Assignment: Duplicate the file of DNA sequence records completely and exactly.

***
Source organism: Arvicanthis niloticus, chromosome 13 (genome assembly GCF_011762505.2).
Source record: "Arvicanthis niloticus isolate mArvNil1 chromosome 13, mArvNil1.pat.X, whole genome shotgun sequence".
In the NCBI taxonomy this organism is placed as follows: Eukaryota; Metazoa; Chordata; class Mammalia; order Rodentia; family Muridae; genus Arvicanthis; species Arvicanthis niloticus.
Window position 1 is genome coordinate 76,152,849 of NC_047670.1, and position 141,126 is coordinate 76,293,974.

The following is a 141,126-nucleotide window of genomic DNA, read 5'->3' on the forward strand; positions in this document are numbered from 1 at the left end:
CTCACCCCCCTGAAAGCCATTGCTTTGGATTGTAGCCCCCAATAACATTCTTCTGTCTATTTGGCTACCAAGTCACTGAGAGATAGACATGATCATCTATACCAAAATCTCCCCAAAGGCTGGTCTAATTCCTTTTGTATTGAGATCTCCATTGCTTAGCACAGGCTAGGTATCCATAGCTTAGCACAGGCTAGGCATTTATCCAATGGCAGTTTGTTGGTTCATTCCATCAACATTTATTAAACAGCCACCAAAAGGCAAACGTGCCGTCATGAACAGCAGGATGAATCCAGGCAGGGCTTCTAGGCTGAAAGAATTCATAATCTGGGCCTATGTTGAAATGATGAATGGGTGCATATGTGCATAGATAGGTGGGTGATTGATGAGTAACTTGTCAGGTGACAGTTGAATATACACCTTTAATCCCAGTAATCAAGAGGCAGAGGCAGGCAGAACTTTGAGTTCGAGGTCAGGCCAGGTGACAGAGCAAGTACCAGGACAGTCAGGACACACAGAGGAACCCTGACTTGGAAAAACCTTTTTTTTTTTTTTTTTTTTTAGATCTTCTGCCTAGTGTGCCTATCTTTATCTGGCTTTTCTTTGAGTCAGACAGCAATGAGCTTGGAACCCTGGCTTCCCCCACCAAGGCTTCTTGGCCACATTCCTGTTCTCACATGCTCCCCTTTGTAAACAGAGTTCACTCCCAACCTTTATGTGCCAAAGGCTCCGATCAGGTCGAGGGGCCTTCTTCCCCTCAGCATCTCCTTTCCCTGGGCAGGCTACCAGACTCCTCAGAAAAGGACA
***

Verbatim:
Source organism: Arvicanthis niloticus, chromosome 13 (genome assembly GCF_011762505.2).
Source record: "Arvicanthis niloticus isolate mArvNil1 chromosome 13, mArvNil1.pat.X, whole genome shotgun sequence".
In the NCBI taxonomy this organism is placed as follows: Eukaryota; Metazoa; Chordata; class Mammalia; order Rodentia; family Muridae; genus Arvicanthis; species Arvicanthis niloticus.
Window position 1 is genome coordinate 76,152,849 of NC_047670.1, and position 141,126 is coordinate 76,293,974.

The following is a 141,126-nucleotide window of genomic DNA, read 5'->3' on the forward strand; positions in this document are numbered from 1 at the left end:
CTCACCCCCCTGAAAGCCATTGCTTTGGATTGTAGCCCCCAATAACATTCTTCTGTCTATTTGGCTACCAAGTCACTGAGAGATAGACATGATCATCTATACCAAAATCTCCCCAAAGGCTGGTCTAATTCCTTTTGTATTGAGATCTCCATTGCTTAGCACAGGCTAGGTATCCATAGCTTAGCACAGGCTAGGCATTTATCCAATGGCAGTTTGTTGGTTCATTCCATCAACATTTATTAAACAGCCACCAAAAGGCAAACGTGCCGTCATGAACAGCAGGATGAATCCAGGCAGGGCTTCTAGGCTGAAAGAATTCATAATCTGGGCCTATGTTGAAATGATGAATGGGTGCATATGTGCATAGATAGGTGGGTGATTGATGAGTAACTTGTCAGGTGACAGTTGAATATACACCTTTAATCCCAGTAATCAAGAGGCAGAGGCAGGCAGAACTTTGAGTTCGAGGTCAGGCCAGGTGACAGAGCAAGTACCAGGACAGTCAGGACACACAGAGGAACCCTGACTTGGAAAAACCTTTTTTTTTTTTTTTTTTTTTAGATCTTCTGCCTAGTGTGCCTATCTTTATCTGGCTTTTCTTTGAGTCAGACAGCAATGAGCTTGGAACCCTGGCTTCCCCCACCAAGGCTTCTTGGCCACATTCCTGTTCTCACATGCTCCCCTTTGTAAACAGAGTTCACTCCCAACCTTTATGTGCCAAAGGCTCCGATCAGGTCGAGGGGCCTTCTTCCCCTCAGCATCTCCTTTCCCTGGGCAGGCTACCAGACTCCTCAGAAAAGGACA